Hilarious Jumboton shot's during timeouts of two adorable old women doing the "Gangham Style" dance. The Jumbotron is the goofiest thing in the world. Never has there been a person in history who hasn't pointed to themselves with delight upon realizing they have made it to the Jumbtron. Fact.
Fourth-quarter, a tight game and a sense that Boston can actually take this. Jeff Green posterizes Chris Bosh with an aggressive drive and ferocious one-handed slam that leaves him well above the rim. Awe. For a guy whose career almost ended because of a serious heart condition just over a year ago, this is well-beyond heartwarming. Kid next to me with smart phone reports that ESPN has tweeted the following news: Rondo has torn his ACL and is done for the season.
Sick to our stomachs and depressed. This is particularly difficult because I watched Amanda's own ACL tear during a college soccer game years ago. She won't talk about it. The crowd knows, as if we all found out at the same time that our beloved, misunderstood leader was gone. Not much worse for an athlete in his prime is there?
Three-point Celtics lead with with less than 24 seconds to go. Heat ball. LBJ penetration and kick to an open Allen (he had just hit a three to bring them within one). Somehow, he catches iron, but the board evaporates and falls to, who else, the King. Game-tying three? Obviously. A badly missed Terry fadeaway for the win on the next play? Of course. The Jumbotron camerawoman is now a presence in our section and filming the dancing guy just a few seats away. He makes it up there. Please don't point it at me.
"Free basketball!" text message from Andrew. He's right, this is special, but Miami's taken a four point lead with little time to go in OT. Game over, this sucks, right? Wrong. Pierce swiftly makes his way to the paint and feeds an open KG who calmly hits the two. Miami ball with the game tied and some scant ticks left. Wade isolation on Pierce at the top of the arc, predictable yet scary Wade pump-fake. Contact, but Boston's captain doesn't fully bite. Miss. Here we ago again.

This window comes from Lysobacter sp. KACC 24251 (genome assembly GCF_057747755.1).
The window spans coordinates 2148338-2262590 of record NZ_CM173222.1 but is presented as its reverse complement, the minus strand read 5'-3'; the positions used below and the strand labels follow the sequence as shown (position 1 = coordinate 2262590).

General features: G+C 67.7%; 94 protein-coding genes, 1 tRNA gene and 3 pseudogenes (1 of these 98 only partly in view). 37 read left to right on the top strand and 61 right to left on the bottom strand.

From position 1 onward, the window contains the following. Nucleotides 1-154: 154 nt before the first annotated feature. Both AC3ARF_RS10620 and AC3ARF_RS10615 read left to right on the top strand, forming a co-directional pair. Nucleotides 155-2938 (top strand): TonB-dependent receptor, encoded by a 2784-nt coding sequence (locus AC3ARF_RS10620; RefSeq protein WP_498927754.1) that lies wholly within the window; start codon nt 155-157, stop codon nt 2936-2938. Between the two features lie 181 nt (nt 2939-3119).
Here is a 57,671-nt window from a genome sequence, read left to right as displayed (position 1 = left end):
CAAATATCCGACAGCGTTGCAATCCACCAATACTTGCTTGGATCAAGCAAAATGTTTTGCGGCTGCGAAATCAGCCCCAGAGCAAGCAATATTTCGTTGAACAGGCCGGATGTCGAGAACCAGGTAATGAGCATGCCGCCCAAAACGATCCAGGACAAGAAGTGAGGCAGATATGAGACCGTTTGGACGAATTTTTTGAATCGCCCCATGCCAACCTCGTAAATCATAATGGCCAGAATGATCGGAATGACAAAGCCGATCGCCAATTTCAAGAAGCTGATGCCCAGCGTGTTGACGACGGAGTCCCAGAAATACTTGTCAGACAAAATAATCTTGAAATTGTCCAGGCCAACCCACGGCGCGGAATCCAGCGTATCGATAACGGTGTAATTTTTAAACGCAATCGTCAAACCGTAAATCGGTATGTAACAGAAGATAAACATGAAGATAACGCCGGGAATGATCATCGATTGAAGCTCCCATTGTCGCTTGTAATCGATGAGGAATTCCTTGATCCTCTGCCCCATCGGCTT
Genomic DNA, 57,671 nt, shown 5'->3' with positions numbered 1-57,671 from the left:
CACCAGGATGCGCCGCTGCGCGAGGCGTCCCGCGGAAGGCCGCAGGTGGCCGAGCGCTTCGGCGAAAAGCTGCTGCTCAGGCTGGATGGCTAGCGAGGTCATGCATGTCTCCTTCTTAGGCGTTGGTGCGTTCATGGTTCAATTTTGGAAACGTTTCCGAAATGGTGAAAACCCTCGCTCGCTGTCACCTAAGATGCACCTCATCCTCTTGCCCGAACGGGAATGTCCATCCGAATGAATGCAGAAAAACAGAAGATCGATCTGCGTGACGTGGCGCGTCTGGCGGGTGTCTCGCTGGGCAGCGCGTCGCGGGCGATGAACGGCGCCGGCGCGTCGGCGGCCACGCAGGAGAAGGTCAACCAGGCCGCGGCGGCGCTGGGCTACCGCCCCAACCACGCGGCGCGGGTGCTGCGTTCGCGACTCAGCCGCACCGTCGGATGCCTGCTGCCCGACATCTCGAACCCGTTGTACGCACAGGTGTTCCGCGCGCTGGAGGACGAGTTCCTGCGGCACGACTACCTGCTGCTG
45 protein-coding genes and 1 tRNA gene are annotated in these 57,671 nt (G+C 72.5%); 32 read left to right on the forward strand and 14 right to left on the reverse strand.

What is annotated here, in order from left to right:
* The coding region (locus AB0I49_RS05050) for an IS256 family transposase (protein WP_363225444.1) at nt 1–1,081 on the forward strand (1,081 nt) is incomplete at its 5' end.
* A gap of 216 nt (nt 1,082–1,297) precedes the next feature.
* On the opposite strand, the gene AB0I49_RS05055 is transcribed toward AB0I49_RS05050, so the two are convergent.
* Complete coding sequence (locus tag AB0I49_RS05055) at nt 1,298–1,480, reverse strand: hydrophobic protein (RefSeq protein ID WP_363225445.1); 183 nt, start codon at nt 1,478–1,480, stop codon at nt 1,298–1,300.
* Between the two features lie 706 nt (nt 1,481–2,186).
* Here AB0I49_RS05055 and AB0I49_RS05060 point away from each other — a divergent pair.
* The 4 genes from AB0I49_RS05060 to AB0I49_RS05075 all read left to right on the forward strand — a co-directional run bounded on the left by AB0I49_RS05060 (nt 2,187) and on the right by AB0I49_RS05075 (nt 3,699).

Another "Free basketball!" text from Andrew and the Jumbotron camera women is now pointing her camera directly at us. Amanda is dancing, she wants it so I don't have a choice. I'm dancing now too, my bare, pale, white arms are flailing awkwardly. It happens. There we are, she looks great and I look exhausted. We both point. Dammit.
Double-overtime and Rondo in street clothes emerges to the court. He's here! The fans burst out in applause. What's there to say? LBJ finishes off an and-one with a minute to go, but Terry answers with a drive and deuce of his own. Timeout and the Jumbotron camera women is still here. Another quick flash of me. I may or may not be picking my nose or something. Goddammit.
A clutch rebound and free-throw from Pierce gives Boston a two-point lead with five seconds to go. Battier chucks up a heave for the win but it's an air ball. They actually won. Ecstatic yelling and euphoria. High-fives all around. A game to be remembered forever. Allen politely hugs Doc, but doesn't seem to find KG, Pierce or Rondo.
Waiting for the bathroom line and run into the Celtic-shirt wearing dad and his two Miami Heat preferring sons. He's once again berating, this time manically pointing and verbally abusing them. I don't know him but I hate this guy.
Big hug from a great friend outside the arena who I didn't even know was at the game. We beam about what we just witnessed. Amanda and I hit the road back to Jersey, drained, still emotional but mostly happy and convinced that this was the best basketball game we'd attended. However, we didn't talk about our historic Jumbotron moment on the the drive home. And considering how rare Jumbotron appearances are, I think our silence says a lot about the journey we'd just taken on an unforgettable Sunday in Boston.